How does the performance of Java applications compare with similar fully optimized C++ programs in theory, benchmarks, and real-world applications?
Most industry analysts make the blanket assumption that Java will always suffer performance disadvantages compared with other languages because Java was developed to allow Java programs to run on multiple platforms. You can find this assumption woven through almost all mainstream articles and opinions regarding Java and NCs in modern enterprises.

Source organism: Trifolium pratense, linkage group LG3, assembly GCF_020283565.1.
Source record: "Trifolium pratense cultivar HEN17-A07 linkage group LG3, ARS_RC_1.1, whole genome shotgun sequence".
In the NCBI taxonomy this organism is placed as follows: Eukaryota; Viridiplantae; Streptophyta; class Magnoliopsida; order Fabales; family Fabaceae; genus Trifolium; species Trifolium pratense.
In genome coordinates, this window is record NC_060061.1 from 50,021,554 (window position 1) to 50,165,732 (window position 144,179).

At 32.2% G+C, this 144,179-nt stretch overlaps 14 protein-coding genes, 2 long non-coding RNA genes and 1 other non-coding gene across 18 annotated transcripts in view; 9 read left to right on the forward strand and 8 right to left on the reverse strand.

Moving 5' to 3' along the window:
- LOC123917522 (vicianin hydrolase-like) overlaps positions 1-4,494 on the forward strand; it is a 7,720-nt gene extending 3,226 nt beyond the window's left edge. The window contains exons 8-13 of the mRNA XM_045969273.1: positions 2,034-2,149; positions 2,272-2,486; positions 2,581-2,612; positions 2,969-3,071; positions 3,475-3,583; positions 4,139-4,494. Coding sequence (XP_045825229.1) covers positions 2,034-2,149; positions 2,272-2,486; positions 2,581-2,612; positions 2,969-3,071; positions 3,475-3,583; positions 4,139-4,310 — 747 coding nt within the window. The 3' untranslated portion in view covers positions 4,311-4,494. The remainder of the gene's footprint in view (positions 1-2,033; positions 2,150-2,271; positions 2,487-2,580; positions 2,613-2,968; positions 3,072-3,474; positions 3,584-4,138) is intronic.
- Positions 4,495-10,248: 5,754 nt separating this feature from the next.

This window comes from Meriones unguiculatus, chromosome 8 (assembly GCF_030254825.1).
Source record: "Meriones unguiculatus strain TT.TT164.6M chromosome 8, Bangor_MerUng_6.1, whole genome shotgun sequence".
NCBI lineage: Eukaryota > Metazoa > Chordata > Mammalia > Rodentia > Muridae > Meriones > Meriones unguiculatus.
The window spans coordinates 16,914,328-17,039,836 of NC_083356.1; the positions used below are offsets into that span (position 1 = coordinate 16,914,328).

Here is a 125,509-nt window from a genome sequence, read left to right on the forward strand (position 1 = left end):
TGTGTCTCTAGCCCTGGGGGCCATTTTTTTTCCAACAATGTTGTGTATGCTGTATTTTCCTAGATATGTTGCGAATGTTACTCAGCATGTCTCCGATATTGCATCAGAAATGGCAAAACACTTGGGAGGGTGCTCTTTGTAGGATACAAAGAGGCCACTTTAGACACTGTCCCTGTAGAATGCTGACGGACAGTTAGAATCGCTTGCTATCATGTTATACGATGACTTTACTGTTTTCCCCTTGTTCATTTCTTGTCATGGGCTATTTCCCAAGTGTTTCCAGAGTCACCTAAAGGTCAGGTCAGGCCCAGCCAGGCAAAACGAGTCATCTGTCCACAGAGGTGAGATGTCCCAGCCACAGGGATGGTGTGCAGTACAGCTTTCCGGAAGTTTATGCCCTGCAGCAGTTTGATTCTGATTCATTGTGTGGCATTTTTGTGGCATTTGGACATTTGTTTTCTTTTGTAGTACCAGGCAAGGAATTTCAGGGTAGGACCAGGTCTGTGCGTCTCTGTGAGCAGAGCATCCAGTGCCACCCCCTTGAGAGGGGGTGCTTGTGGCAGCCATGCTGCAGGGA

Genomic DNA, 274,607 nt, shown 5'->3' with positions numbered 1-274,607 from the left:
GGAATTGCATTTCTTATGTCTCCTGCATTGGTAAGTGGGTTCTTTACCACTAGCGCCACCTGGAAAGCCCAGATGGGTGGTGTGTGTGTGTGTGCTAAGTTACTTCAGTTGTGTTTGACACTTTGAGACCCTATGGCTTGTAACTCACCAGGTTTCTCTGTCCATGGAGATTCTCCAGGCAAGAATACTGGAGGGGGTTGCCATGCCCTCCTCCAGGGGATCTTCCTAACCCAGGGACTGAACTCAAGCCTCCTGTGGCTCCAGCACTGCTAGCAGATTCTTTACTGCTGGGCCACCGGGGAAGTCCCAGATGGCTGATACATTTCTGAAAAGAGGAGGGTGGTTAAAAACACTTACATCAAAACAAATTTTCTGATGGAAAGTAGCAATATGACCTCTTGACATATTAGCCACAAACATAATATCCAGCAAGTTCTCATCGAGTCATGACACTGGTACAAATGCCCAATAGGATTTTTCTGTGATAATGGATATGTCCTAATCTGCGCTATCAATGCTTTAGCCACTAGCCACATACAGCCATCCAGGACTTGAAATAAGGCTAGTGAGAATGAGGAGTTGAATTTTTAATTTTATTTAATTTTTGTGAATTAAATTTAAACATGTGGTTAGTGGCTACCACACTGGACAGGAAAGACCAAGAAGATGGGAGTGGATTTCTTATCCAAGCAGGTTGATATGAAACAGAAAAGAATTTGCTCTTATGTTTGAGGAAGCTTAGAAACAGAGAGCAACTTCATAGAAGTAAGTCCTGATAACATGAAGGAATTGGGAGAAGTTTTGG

So we decided to find out for ourselves just how much of a disadvantage there is between Java and C++, the language to which Java is most often compared. We examined the architectural components of Java and compared the performance of programs written in Java to similar programs in C++.
We expected to see a modicum of lagging performance in Java in each test, though we were skeptical about it running several times slower than C++. To our shock, we rarely found any differences in speed at all. Where Java is significantly slower than C++, it's due to Java's stringent security model or to garbage collection.
While we welcome any performance improvements in any language, it appears that if you can use it in the proper context, Java has already come a long way since its inception -- far enough to be considered a top performer along with C++ in many cases.